MSCRAMM (acronym for "microbial surface components recognizing adhesive matrix molecules") adhesin proteins mediate the initial attachment of bacteria to host tissue, providing a critical step to establish infection.
Examples include protein A, clumping factor A (ClfA), fibronectin binding protein A (FnbpA) from Staphylococcus aureus, SdrG from Staphylococcus epidermidis, M protein from Streptococcus pyogenes, and protein G in other Streptococcus species. All of these MSCRAMMs bind to fibrinogen except protein A, that binds IgG, but also other targets for MSCRAMMs are known, such as fibronectin. Protein M binds to the Fc region of certain antibodies.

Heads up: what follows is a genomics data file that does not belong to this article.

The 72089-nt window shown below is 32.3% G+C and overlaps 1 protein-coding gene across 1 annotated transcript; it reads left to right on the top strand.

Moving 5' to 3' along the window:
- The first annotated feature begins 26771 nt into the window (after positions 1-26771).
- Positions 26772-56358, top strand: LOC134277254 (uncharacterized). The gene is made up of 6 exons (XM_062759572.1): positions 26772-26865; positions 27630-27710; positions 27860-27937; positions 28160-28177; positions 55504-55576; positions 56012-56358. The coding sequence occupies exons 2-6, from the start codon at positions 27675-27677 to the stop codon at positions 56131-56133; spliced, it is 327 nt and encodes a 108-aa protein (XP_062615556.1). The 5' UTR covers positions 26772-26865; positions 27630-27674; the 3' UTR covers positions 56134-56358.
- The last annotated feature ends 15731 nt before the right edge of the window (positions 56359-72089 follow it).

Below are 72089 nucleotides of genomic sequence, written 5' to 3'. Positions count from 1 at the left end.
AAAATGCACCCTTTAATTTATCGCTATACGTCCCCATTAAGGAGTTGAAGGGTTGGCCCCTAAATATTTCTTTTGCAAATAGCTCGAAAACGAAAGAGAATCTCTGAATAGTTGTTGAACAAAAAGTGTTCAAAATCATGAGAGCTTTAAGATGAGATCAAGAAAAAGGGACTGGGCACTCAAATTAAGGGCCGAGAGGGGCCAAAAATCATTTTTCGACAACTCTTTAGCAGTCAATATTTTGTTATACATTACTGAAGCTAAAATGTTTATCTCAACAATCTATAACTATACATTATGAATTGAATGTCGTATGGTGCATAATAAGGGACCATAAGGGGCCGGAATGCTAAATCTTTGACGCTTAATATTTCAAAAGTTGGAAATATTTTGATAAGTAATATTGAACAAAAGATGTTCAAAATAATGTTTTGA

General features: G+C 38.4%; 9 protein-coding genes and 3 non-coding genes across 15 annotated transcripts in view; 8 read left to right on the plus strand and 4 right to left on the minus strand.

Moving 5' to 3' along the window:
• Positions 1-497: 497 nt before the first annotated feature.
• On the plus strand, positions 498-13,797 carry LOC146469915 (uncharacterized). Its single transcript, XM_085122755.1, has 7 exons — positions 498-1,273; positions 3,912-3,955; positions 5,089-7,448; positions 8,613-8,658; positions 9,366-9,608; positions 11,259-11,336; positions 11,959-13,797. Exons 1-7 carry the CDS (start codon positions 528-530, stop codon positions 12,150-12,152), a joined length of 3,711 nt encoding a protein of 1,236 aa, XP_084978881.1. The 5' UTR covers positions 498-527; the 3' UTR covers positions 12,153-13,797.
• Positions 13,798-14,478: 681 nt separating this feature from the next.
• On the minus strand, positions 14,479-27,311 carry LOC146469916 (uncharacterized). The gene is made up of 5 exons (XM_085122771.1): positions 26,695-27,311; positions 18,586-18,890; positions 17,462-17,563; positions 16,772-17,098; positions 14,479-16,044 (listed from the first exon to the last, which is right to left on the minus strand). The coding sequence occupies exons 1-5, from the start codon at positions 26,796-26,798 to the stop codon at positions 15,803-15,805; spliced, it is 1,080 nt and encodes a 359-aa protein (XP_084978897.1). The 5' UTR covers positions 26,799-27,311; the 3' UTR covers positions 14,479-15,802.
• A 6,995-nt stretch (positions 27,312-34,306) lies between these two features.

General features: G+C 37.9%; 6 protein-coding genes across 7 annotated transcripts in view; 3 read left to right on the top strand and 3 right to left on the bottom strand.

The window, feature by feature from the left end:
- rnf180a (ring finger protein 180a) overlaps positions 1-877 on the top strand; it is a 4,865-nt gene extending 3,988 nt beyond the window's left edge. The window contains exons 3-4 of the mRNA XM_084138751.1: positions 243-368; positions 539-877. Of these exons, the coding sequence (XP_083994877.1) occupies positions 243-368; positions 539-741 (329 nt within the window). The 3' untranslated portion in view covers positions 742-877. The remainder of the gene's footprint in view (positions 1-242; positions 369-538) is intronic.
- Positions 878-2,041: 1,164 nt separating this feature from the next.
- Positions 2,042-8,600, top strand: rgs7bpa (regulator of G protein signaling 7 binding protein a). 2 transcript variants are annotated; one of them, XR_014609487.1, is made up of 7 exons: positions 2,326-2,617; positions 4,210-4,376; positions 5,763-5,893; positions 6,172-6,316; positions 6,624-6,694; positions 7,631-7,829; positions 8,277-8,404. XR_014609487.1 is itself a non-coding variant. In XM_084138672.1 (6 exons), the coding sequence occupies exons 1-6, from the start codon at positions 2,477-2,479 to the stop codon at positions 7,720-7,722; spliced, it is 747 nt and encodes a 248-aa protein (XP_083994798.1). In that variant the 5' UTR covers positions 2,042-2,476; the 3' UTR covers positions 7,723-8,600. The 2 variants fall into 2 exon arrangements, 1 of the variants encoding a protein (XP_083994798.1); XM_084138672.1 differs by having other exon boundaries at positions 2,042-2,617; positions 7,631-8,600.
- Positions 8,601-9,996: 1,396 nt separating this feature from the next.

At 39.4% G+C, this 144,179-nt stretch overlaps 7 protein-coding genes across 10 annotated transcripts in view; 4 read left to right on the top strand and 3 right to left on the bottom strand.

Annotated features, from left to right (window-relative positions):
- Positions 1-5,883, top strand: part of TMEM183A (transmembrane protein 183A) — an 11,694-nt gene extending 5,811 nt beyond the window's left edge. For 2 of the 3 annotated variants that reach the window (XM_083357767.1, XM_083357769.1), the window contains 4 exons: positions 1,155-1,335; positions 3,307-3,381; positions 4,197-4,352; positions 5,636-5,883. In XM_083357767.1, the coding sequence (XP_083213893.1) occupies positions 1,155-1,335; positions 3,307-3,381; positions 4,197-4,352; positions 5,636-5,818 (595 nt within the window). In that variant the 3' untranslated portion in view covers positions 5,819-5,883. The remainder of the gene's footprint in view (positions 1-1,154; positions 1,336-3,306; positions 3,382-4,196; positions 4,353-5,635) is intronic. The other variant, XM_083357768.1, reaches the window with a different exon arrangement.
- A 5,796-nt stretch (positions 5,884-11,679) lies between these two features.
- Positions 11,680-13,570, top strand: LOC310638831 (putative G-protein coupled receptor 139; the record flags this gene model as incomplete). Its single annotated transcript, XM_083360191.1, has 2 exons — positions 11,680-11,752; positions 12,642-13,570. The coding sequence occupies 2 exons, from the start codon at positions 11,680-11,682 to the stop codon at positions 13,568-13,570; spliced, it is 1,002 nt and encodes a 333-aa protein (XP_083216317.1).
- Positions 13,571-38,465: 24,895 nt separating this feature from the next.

The MSCRAMMs have mainly been studied in Gram positive pathogens and are promising drug targets.
The monoclonal antibody tefibazumab targets ClfA and has been tested in a phase II trial.
'Staphylococcus aureus' An example for MSCRAMMs is S. aureus. On its surface, protein A is expressed, which binds to the Fc region of IgG antibodies (the default antibody type, dealing with bacterial and viral infections). This has an antiphagocytic effect, i.e. macrophages cannot "see" these bacteria as easily as if they were correctly opsonised by antigen. Also, S. aureus expresses fibronectin-binding proteins, which promote binding to mucosal cells and tissue matrices. This protein is also referred to as clumping factor.